Get to Know the Anatomy of Your Fireplace
In an earlier article the anatomy of a chimney was detailed, and the parts of the fireplace itself weren’t included. The fireplace is separate from the chimney and has its own anatomy, though both of them need the attention of a professional chimney sweep at least annually. Are you aware of the various parts of your fireplace? It could be you aren’t even familiar with the working parts of your hearth, and by reading this article you could get better use out of your fireplace.
There is indeed much more to your fireplace than the firebox or inner hearth, which is the part you see and where you can watch the dance of the flames. Get familiar with all the parts of your fireplace. You may not need the information to pass a test, but the knowledge could definitely come in handy, particularly when you are communicating with a chimney sweep about any problems or concerns you may have.
The firebox or inner hearth is the part of the fireplace where combustion occurs and where you can watch the flames. This is also the only readily accessible entry into the interior of the chimney. The three elements which comprise the combustion triangle and are necessary for a fire in the firebox are: a heat source, fuel (typically wood), and oxygen or air.
The fireplace mantel has traditionally been a focal point of the fireplace in America, though more modern designs have a more sleek appearance and often eliminate a mantelpiece altogether. Originally, the mantel had an important role in that it caught smoke. Other than for decorative purposes, the functionality of the mantel has been long expired.
Below the mantelpiece and above the firebox is the fireplace face. This component must be sturdy and capable of withstanding extreme temperatures generated by the fireplace. The face of the fireplace is usually made of brick.
The function of the lintel is to help carry the load created by the inner hearth opening. This feature is also used in window openings, door openings, and archways.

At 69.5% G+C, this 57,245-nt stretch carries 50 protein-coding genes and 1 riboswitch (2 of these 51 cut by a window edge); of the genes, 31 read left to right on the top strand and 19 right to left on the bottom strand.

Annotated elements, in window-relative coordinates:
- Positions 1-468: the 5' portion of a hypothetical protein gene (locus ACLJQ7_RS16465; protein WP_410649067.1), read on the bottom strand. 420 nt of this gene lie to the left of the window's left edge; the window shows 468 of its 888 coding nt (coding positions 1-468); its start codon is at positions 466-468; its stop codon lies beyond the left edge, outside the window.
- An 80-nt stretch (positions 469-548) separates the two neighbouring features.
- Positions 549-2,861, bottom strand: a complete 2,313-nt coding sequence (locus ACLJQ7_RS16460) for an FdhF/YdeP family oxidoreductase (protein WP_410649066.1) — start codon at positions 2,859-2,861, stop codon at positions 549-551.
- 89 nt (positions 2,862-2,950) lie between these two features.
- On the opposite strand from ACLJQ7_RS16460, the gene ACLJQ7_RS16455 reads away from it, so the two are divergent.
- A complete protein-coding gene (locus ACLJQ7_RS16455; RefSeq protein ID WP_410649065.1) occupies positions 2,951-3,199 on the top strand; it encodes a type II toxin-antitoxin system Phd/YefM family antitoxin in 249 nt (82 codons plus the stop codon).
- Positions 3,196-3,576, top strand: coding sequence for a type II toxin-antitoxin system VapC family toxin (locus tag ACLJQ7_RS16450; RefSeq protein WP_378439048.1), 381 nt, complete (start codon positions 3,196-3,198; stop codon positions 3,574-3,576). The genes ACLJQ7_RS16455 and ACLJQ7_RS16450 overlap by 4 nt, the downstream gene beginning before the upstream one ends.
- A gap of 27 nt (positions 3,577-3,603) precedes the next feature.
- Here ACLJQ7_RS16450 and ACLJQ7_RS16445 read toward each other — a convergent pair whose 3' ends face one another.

The outer hearth occupies the floor at the opening of the inner hearth and is constructed of heat resistant material. The outer hearth helps to protect the home from fire damage.
The opening above the firebox is the throat, and it is where the fireplace’s venting system begins. During construction of the fireplace, a throat damper is usually placed there. Requirements for the throat have recently changed so that they must now be at least 8 inches above the inner hearth, whereas before the requirement was 6 inches. Anytime the firebox tends to leak smoke into the home, it is likely an indication that the throat of the fireplace isn’t constructed properly or needs some type of maintenance or repair.
The chimney damper is a movable metal door placed above the throat of the chimney and in the flue to close off the fireplace from the outdoors. The damper should always be opened when the fireplace is in use to allow the smoke and gases to leave your home. The rest of the time, the damper should be kept shut to prevent a draft from entering the house.
At the back of the firebox is the firebrick, which is typically constructed of fire clay. These special bricks are made to be able to withstand the heat of the firebox without becoming damaged.
Ash Dump Door and Ash Dump
The ash dump door is located in the middle of the firebox and makes it easy to remove ash from the firebox. The dump door is opened to move the ash into the ash dump. The ash dump is the space directly below the ash dump door and is where the ash falls anytime the ash dump door is opened.
Underneath the ash dump is the ash pit, which is the place where dumped ash collects. The ash pit should be emptied frequently. This helps to prevent hazardous accumulation of flammable byproducts.
The horizontal surface under the ash pit is the footing. This part of the fireplace is often located in the basement.
Clean Out Door
The clean out door helps with the task of cleaning the ash dump and is oftentimes located in the basement.
The fireplace foundation is usually made of heavy duty brick or cinderblock. This sturdy component provides structural support for the chimney and is specially constructed to withstand heat from hot ash.
If you notice any problems or have any questions about the anatomy of your fireplace, contact the chimney experts at Northeastern Chimney, Inc. We conduct annual chimney inspections and cleanings as well as fireplace repairs and installations. With over 25 years in the chimney business, we are happy to take care of any and all of your chimney needs.
Northeastern Chimney, Inc
37 Cody Street, West Hartford, CT 06110